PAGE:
We Need to Make Space In Gender & Identity Affirming Voice Training for Tilt
Updated: Mar 10, 2022
For transfeminine people, changing your voice can be an emotional experience.
It's become an all too familiar story. A trans woman shows up on my screen, ready to work on her voice. But within seconds it's clear that she is speaking with her thyroid cartilage vertical. No matter what she's saying, she sounds disinterested, sometimes even irritated. Even when modeling the best version of her voice she can produce at the start of her voice journey she sounds really bored, which sounds to me like she's thinking, "Can't I just get on with it already?" I used to interpret that tone as a personal critique. But now, instead, once we've established it's a quality she wants to change, we might even start with learning tilt- that quivering, slidy sound caused by a complex, coordinated set of muscle movements that tilts the thyroid cartilage or entire larynx forward (see ESTILL). This sound quality is separate from pitch, and is one of the biggest ways we can shift our sound from tepid angst to bold, strong, assertive.
Sometimes, her lack of tilt is not so dramatic, at least in her habitual voice. We're tinkering away on voice recipes, learning new skills and fine tuning our voices, and then we get to tilt. Unexpectedly, when trying to intentionally produce any amount of tilt, she'll pull back, silent. Each attempt ends mid sentence. Or, when there is any discernable amount of tilt, she'll think she's speaking with an exaggerated hyper-feminine, or even childish voice recipe. But when we compare a recording of her voice with tilt to who she thinks she sounds like when speaking with that voice quality, their voice recipes are worlds apart. She's using a naturally feminine voice. And then, it's often not too long before she starts actually liking the sound of tilt in her voice. Liking the effect it has on her listeners when she adds some tilt for communication lubrication.
Discussing tilt and emotional expression with some of the trans women in my life who are gifted at adding tilt to their voices helps me understand how to better support clients exploring this potentially triggery area of voice work. Ally says she really empathizes a lot with this experience, because when she's trying to max out tilt, sobbing or cackling, she goes silent. She can't do those voice qualities because it feels ridiculous to her to emote in that way. She finds it just feels weird, and wrong. Fiona recalls well her experiences slowly becoming comfortable with expressing emotions. Working through the dude emotional expression exercises, she learned that it was ok to sound angry, or sad, or happy. She finds what she learned about how to be intentional with her emotional expression to be very freeing. She's empowered now knowing that how she feels doesn't have to be the same as what her voice emotes. It's also important to her to emphasize that it's a terrible idea to raise children differently based on your perception of a child's gender.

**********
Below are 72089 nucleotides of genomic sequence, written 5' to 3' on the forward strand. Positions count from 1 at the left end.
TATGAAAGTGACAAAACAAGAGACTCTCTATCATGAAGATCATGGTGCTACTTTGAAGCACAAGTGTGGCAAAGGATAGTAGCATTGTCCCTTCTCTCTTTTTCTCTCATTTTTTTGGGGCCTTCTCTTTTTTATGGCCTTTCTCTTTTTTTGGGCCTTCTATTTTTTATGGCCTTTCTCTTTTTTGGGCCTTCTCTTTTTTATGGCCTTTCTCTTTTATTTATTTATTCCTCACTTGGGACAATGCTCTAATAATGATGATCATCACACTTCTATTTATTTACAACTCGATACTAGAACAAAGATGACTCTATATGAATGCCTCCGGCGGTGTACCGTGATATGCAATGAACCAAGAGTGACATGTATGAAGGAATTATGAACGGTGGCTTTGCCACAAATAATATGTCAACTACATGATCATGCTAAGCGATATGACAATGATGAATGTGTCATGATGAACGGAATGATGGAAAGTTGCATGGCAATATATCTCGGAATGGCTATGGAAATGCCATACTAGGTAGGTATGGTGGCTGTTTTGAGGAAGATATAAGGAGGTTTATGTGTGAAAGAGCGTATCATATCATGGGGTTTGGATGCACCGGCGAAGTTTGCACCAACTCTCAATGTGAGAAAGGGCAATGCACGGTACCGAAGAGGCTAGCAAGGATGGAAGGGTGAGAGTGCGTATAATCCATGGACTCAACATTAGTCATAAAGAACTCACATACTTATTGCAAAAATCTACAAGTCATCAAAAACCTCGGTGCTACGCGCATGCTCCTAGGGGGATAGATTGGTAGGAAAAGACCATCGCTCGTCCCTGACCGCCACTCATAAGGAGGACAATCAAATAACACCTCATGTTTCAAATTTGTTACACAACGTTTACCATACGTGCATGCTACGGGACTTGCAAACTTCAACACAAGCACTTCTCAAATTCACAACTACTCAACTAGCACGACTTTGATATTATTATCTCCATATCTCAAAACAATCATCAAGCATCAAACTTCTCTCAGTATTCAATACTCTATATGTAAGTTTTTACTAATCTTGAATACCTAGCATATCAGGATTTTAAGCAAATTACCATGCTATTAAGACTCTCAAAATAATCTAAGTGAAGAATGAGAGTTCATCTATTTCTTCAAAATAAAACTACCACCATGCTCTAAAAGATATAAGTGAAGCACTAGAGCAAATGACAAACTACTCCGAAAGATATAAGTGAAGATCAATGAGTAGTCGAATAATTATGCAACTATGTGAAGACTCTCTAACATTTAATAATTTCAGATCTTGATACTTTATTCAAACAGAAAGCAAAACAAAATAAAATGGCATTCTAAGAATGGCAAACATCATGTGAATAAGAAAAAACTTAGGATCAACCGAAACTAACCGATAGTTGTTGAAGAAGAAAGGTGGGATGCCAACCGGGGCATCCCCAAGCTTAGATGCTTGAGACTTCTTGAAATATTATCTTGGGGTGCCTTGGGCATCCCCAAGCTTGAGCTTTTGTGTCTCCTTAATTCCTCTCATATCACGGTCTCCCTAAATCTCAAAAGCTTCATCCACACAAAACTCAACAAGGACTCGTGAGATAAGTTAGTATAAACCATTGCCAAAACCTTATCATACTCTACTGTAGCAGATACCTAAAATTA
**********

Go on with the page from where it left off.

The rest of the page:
Some of my clients grew up pretending to be boys, actively discouraged from expressing their emotions. Some were never allowed to cry. Some were verbally or physically abused when they shared their feelings. People who react so strongly to the experience of speaking with tilt can flourish when they have safe spaces in which to become comfortable expressing emotions. Using your voice to share how you feel is something all of us should be able to do, and feel safe doing. But tilt is separate- tilting our thyroid cartilage is a mechanical movement, one we can accomplish entirely independent of the emotion we're experiencing. I'm sure right now I can quickly convince you I'm irritated, or interested, or so, so sad. Though if you hear me rapidly shifting between modeling different levels of tilt I might not be quite so convincing.
Often transfeminine women who speak without tilt are already aware that she doesn't like this quality in their voice, but she doesn't know what it is, or what to do to change it. When we're learning to control tilt, she thinks we're changing the pitch, the intonation. Many speech language pathologists haven't heard the term, much less learned to identify this variable when they hear it, manipulate it in their own voice, and be able to teach its modification. But where does that leave these women? If only she had someone to teach her how to express any emotion she wanted with her voice. To be able to experience sadness without everyone she speaks with inquiring if she's ok. To be able to ladle in a constant sticky rich soup of tilt so her voice is as non confrontational as can be, always interested, always happy. To convey authority without losing her feminine sound. This is the power of controlling tilt.
I could probably use a little more tilt in my voice. Sometimes I notice and add it. Sometimes I choose not to. I intentionally go vertical when I want to maintain a masculine voice recipe. That dark of resonance tilt stops sounding like I'm irritable and instead becomes a tool to maintain a pleasant masculine coded voice. Somedays, I wish I had learned to control tilt before I left the skilled nursing facilities, so in those feminine dominated workplaces I would have been able to glide my voice smoothly through any instruction I needed to give. But maybe I wouldn't have found my way to teaching gender voice training if I had. Tilt is powerful no matter what our voice goals are.
-Tallulah Breslin, MS, CCC/SLP
Gender & Identity Affirming Behavioral Voice Modification @Harmonic Speech Therapy